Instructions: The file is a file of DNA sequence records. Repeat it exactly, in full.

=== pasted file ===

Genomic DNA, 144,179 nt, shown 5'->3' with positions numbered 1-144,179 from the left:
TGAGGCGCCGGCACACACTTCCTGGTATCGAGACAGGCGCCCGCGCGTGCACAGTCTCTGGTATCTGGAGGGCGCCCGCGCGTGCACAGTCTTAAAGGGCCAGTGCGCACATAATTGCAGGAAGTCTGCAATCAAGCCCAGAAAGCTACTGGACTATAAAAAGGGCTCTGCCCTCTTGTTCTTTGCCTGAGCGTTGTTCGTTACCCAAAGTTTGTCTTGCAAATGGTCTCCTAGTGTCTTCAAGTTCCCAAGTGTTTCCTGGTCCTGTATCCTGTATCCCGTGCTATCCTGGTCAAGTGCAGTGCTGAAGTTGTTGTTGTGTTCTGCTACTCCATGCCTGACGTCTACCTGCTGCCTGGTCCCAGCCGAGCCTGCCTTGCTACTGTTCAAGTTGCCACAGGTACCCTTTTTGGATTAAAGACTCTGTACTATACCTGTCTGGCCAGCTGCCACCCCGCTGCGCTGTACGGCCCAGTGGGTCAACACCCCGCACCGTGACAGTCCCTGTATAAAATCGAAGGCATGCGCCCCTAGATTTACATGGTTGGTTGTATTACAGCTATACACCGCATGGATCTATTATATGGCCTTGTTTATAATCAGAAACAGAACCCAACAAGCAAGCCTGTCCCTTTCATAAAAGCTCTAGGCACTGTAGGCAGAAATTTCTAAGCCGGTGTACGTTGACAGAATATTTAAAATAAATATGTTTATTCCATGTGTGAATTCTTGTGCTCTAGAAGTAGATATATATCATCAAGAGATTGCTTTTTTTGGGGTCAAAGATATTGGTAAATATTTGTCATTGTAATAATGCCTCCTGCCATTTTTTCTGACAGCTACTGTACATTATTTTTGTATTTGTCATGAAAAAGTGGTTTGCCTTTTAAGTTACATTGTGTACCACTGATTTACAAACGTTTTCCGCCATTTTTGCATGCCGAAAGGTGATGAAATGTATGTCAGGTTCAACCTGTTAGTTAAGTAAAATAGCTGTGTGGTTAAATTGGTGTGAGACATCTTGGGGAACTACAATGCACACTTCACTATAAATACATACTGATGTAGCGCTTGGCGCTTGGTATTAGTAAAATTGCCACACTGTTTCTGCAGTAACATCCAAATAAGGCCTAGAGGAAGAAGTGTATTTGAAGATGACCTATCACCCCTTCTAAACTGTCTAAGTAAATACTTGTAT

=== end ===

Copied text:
Genomic DNA, 144,179 nt, shown 5'->3' with positions numbered 1-144,179 from the left:
TGAGGCGCCGGCACACACTTCCTGGTATCGAGACAGGCGCCCGCGCGTGCACAGTCTCTGGTATCTGGAGGGCGCCCGCGCGTGCACAGTCTTAAAGGGCCAGTGCGCACATAATTGCAGGAAGTCTGCAATCAAGCCCAGAAAGCTACTGGACTATAAAAAGGGCTCTGCCCTCTTGTTCTTTGCCTGAGCGTTGTTCGTTACCCAAAGTTTGTCTTGCAAATGGTCTCCTAGTGTCTTCAAGTTCCCAAGTGTTTCCTGGTCCTGTATCCTGTATCCCGTGCTATCCTGGTCAAGTGCAGTGCTGAAGTTGTTGTTGTGTTCTGCTACTCCATGCCTGACGTCTACCTGCTGCCTGGTCCCAGCCGAGCCTGCCTTGCTACTGTTCAAGTTGCCACAGGTACCCTTTTTGGATTAAAGACTCTGTACTATACCTGTCTGGCCAGCTGCCACCCCGCTGCGCTGTACGGCCCAGTGGGTCAACACCCCGCACCGTGACAGTCCCTGTATAAAATCGAAGGCATGCGCCCCTAGATTTACATGGTTGGTTGTATTACAGCTATACACCGCATGGATCTATTATATGGCCTTGTTTATAATCAGAAACAGAACCCAACAAGCAAGCCTGTCCCTTTCATAAAAGCTCTAGGCACTGTAGGCAGAAATTTCTAAGCCGGTGTACGTTGACAGAATATTTAAAATAAATATGTTTATTCCATGTGTGAATTCTTGTGCTCTAGAAGTAGATATATATCATCAAGAGATTGCTTTTTTTGGGGTCAAAGATATTGGTAAATATTTGTCATTGTAATAATGCCTCCTGCCATTTTTTCTGACAGCTACTGTACATTATTTTTGTATTTGTCATGAAAAAGTGGTTTGCCTTTTAAGTTACATTGTGTACCACTGATTTACAAACGTTTTCCGCCATTTTTGCATGCCGAAAGGTGATGAAATGTATGTCAGGTTCAACCTGTTAGTTAAGTAAAATAGCTGTGTGGTTAAATTGGTGTGAGACATCTTGGGGAACTACAATGCACACTTCACTATAAATACATACTGATGTAGCGCTTGGCGCTTGGTATTAGTAAAATTGCCACACTGTTTCTGCAGTAACATCCAAATAAGGCCTAGAGGAAGAAGTGTATTTGAAGATGACCTATCACCCCTTCTAAACTGTCTAAGTAAATACTTGTAT